Sunday, August 31, 2014

Wakesurfing News

Good times with great folks !

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Final touches on the skimmer

Authors: Flyboy Wakesurf

We are almost done with the skimmer project, all that’s left is to install the fin and attach the Agenda traction!

So we probably should have installed the fin before lamination and paint, but…we had our minds on other things! So now we are doing it post-paint! We use some blue painters tape to to mask over the area where we will be installing the fin, for a few reason. One is to save our amazing paint! The other is to give us something to write on as we align the fin and mark out the points we need to drill. Typically skimmer fins have three points that require drilling. The thru bolt and the two alignment studs.

skimmer 1

It’s a little hard to see, but we mark the three locations and then drill into the foam using the drill in the upper right of the screen. One thru and the other two just about 1/4 of an inch deep.

skimmer 2

On the deck side of the board we counter-sink the hole for the through bolt.

Next up is to attach the Agenda traction, one of James’ sponsor and makers of the best wakesurf traction EVER! :)

skimmer 3

You’ll remember in the discussion yesterday that we wanted the traction as far back as possible. This agenda traction is really easy to work with. Don’t be afraid to cut it to your particular needs. We took out a saw and then a pair of scissors to make the fit perfect!

skimmer 4

Ok, all outfitted and ready for a test run! We’ll hopefully get it out over the weekend.

skimmer 5

We are most likely going to take the long weekend off, we hope you folks can also! We’ll see you back here bright and early on Tuesday! Thanks so much for following along, we really appreciate it.

Technorati Tags: skim style, wakesurf board


Read more at Flyboy Wakesurf


James Walker back big on his Flyboy

Authors: Flyboy Wakesurf

Man it’s been crazy here at Flyboy this week, crazy decisions that need to be made and negotiations that we thought had been resolved three times before, keep coming up, like a bad penny! Tired of that shit as it’s never ending and also not our problem. Don’t you hate when folks MAKE it your problem? Three GD times! There is an old saying, you only get one trip to the well…well we allowed two extra. Just feels awful and devaluing and really out-of-control.


Anyway, we don’t have much for you today! So we thought we’d share a fun little stylized back big and some sequence shots. We used the “moon” filter on Instagram to make it black and white and that was fun. If you get a chance to go look at our Instagram page, it’s a fun little filter.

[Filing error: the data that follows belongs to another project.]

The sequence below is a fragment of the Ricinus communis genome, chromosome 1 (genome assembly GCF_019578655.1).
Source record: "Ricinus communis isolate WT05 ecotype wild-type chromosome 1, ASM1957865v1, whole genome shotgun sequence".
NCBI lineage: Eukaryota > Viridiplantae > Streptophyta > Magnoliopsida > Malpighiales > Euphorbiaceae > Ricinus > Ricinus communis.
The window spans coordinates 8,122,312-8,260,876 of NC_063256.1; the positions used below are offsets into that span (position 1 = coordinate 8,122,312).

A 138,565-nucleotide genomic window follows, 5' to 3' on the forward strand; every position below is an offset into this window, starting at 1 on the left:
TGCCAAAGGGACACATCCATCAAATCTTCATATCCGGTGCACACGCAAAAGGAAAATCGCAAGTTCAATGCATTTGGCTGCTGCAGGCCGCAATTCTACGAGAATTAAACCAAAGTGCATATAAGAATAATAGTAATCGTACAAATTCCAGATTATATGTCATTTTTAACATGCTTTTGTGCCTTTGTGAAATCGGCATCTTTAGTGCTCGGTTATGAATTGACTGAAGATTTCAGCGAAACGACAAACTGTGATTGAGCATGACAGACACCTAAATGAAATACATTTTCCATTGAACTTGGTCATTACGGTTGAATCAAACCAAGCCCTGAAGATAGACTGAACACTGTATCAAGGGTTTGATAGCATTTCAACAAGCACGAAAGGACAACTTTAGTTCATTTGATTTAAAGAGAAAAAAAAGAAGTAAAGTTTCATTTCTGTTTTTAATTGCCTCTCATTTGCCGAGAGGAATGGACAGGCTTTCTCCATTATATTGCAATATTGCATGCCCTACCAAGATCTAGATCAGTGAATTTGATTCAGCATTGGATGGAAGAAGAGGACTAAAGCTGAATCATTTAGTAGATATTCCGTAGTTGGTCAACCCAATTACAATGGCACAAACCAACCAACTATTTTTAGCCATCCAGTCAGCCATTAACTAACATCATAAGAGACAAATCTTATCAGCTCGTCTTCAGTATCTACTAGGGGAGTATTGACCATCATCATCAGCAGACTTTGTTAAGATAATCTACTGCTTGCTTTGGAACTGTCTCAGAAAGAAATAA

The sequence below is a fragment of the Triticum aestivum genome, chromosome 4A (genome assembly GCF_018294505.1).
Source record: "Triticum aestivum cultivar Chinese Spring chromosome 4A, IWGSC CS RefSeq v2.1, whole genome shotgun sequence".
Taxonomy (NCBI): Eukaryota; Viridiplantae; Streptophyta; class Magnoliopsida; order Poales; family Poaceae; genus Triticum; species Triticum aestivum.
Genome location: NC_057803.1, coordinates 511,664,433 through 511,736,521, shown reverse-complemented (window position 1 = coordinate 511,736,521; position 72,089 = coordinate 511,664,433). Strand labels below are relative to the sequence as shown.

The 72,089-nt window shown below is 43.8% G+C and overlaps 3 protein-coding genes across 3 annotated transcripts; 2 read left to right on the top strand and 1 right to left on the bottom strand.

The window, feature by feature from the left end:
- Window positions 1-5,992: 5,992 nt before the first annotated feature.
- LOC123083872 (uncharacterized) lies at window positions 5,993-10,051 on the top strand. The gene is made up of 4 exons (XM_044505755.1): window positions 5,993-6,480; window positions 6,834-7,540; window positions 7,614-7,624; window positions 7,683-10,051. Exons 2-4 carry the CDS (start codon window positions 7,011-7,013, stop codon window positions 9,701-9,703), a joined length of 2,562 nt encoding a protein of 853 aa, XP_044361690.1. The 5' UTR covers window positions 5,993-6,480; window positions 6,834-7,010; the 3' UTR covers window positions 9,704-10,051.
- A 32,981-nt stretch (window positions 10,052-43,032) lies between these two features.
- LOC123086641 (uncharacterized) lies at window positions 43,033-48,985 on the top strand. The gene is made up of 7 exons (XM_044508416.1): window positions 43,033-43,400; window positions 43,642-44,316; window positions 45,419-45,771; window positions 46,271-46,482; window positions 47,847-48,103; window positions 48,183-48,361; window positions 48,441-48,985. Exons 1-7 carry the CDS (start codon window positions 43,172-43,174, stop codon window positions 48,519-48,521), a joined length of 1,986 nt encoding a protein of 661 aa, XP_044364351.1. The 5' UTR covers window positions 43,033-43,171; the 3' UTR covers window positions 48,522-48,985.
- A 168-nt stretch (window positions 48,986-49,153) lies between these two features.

So here is that video snippet of James Walker landing a backside big spin.

For our mobile enabled friends, here is a link to that back big video if the embed above doesn’t work for you.

That was fun, if short.


We’ve also placed a group of sequence shots in a Flyboy Flickr album that you can study if you like.

Hopefully we’ll calm down around the Flyboy shop here in a day or two and we can get back on task! Thanks so much for following along, we really appreciate it.

Technorati Tags: back big, backside big spin, James Walker wakesurfing, wakesurf tricks


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Miscellaneous board building

Authors: Flyboy Wakesurf

We are sort of in the middle of a few projects and wanted to share where we are with those and then also share a process we are intrigued with.

The first is a little carbon wrapped skim project. You’ll remember we started that some time again and we are hoping to get that finalized this week and ready to test out. We left the board outside to cure last evening and just sort of forgot that Fall is in the air! It got really cold last night and there was some dew on the surface of our project this morning! We were heart broken for a moment because that can ruin the cure cycle of epoxy, but lucky for us, it was cured before the dew hit!


The first thing we did was run a hand over the surface to see if was tacky! Right? If it’s ruined might as well test it such that it would wind up a MESS and RUINED! :)